Wednesday, February 9, 2011

We are naturalists, we are animal trackers!

We finally made it on our field trip this week. We had been snowed out three previous attempts.

We went to the Darien Nature Center.  Before the trip I spoke on the phone with the naturalist and explained what the interests of the children were and some of our questions.  She was excited that I was actually willing to take the children on a walk through the woods in the snow.  She doesn’t get many teachers willing to do that with their classes.  Of course I was willing!  We wanted to explore the snow and hunt for tracks. 

We came prepared with our web of questions.  We also brought along our science journals to do some sketching. 

The naturalist, Ioa, showed us live animals first.  A rabbit

two kinds of turtles,

a snake

and a ferret. 

The children really enjoyed petting the animals.  They were actually able to explain quite a bit about hibernation to our naturalist.  She helped us narrow down the animals that could have actually eaten our homemade birdfeeders, by talking about which animals lived near us and which ones would be out in this kind of weather. 

We were able to spend some time in the “zoo” room which houses many other animals.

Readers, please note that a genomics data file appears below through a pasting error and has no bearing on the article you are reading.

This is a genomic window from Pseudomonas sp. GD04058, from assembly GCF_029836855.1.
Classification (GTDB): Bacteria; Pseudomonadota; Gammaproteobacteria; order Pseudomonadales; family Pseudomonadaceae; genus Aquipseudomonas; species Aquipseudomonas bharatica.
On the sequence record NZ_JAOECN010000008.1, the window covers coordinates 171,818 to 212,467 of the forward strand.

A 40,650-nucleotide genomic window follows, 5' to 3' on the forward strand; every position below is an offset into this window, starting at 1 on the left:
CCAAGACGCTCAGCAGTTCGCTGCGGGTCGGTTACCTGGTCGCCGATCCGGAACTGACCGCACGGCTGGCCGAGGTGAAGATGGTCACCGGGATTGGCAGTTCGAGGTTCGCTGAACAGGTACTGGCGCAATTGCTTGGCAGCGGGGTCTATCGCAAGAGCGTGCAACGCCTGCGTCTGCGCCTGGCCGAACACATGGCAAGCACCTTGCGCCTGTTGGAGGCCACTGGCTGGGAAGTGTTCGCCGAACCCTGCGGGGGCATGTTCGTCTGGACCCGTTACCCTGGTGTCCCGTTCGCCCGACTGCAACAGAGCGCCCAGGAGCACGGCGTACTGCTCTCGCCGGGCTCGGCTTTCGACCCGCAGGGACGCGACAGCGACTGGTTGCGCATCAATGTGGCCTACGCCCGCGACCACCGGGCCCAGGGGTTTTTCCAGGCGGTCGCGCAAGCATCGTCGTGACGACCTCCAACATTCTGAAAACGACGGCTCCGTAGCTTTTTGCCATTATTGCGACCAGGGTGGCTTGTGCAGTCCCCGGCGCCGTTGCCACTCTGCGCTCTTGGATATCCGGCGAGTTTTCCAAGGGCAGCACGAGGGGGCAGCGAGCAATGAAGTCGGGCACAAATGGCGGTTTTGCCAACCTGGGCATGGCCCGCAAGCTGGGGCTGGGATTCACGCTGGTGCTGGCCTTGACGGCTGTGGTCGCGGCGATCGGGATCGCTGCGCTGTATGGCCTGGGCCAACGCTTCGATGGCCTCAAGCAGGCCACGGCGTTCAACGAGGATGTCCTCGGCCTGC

Unfortunately due to time constraints, we weren’t able to stay in the room and sketch as Ioa had another class coming in for a tour.  She was actually worried about the children walking in the woods since the snow had gotten quite deep and with the rain we had had a few days earlier, didn’t think we would see much in the way of tracks. 

Not one to divert easily from a good emergent learning experience….I forged ahead with my crew into the woods.

It was amazing!

Not only did we see many, many tracks, but we saw evidence of animals crawling out of burrows under the snow.

We could see tracks from tree to tree.  We could see where animals hopped up to a stream to get water.  I could hear exclamations of, “look at those tracks”, “a squirrel was here”, “and I think a bunny made those”.  It was first hand learning about animal tracking.  We were “reading the stories in the snow” as the naturalist had just explained to us moments ago.  The pages of the books we had been reading were coming alive before our very eyes.  The excitement of the children and the parent chaperones was palpable.

When we returned to school, we immediately sat down to do some memory sketching in our science journals and record our thoughts of the trip. 

On this day, we were naturalists, we were trackers and we were doing incredible learning through our play.

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